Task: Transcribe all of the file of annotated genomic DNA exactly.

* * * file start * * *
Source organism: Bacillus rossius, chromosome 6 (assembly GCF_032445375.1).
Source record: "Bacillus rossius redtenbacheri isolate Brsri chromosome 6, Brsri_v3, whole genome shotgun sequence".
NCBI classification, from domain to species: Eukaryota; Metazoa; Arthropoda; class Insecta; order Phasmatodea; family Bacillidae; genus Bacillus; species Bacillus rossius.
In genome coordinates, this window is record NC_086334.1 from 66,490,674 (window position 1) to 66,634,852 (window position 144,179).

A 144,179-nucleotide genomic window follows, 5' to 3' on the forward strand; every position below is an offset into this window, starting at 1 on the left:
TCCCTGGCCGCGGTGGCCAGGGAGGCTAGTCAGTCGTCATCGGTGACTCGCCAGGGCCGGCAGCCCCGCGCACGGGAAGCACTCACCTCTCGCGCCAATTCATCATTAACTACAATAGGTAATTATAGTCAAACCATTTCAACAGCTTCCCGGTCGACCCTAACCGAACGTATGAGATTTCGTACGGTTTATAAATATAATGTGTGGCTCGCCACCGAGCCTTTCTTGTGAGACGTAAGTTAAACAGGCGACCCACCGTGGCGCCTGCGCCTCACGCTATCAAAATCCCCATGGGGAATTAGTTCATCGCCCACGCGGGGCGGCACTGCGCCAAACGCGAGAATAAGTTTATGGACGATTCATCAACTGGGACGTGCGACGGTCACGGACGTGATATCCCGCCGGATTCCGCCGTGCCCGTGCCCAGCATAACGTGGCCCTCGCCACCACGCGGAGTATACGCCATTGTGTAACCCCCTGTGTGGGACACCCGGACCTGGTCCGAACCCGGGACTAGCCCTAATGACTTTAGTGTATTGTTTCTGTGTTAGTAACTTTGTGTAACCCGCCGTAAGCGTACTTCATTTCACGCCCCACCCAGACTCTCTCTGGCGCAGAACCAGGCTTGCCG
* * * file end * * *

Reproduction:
Source organism: Bacillus rossius, chromosome 6 (assembly GCF_032445375.1).
Source record: "Bacillus rossius redtenbacheri isolate Brsri chromosome 6, Brsri_v3, whole genome shotgun sequence".
NCBI classification, from domain to species: Eukaryota; Metazoa; Arthropoda; class Insecta; order Phasmatodea; family Bacillidae; genus Bacillus; species Bacillus rossius.
In genome coordinates, this window is record NC_086334.1 from 66,490,674 (window position 1) to 66,634,852 (window position 144,179).

A 144,179-nucleotide genomic window follows, 5' to 3' on the forward strand; every position below is an offset into this window, starting at 1 on the left:
TCCCTGGCCGCGGTGGCCAGGGAGGCTAGTCAGTCGTCATCGGTGACTCGCCAGGGCCGGCAGCCCCGCGCACGGGAAGCACTCACCTCTCGCGCCAATTCATCATTAACTACAATAGGTAATTATAGTCAAACCATTTCAACAGCTTCCCGGTCGACCCTAACCGAACGTATGAGATTTCGTACGGTTTATAAATATAATGTGTGGCTCGCCACCGAGCCTTTCTTGTGAGACGTAAGTTAAACAGGCGACCCACCGTGGCGCCTGCGCCTCACGCTATCAAAATCCCCATGGGGAATTAGTTCATCGCCCACGCGGGGCGGCACTGCGCCAAACGCGAGAATAAGTTTATGGACGATTCATCAACTGGGACGTGCGACGGTCACGGACGTGATATCCCGCCGGATTCCGCCGTGCCCGTGCCCAGCATAACGTGGCCCTCGCCACCACGCGGAGTATACGCCATTGTGTAACCCCCTGTGTGGGACACCCGGACCTGGTCCGAACCCGGGACTAGCCCTAATGACTTTAGTGTATTGTTTCTGTGTTAGTAACTTTGTGTAACCCGCCGTAAGCGTACTTCATTTCACGCCCCACCCAGACTCTCTCTGGCGCAGAACCAGGCTTGCCG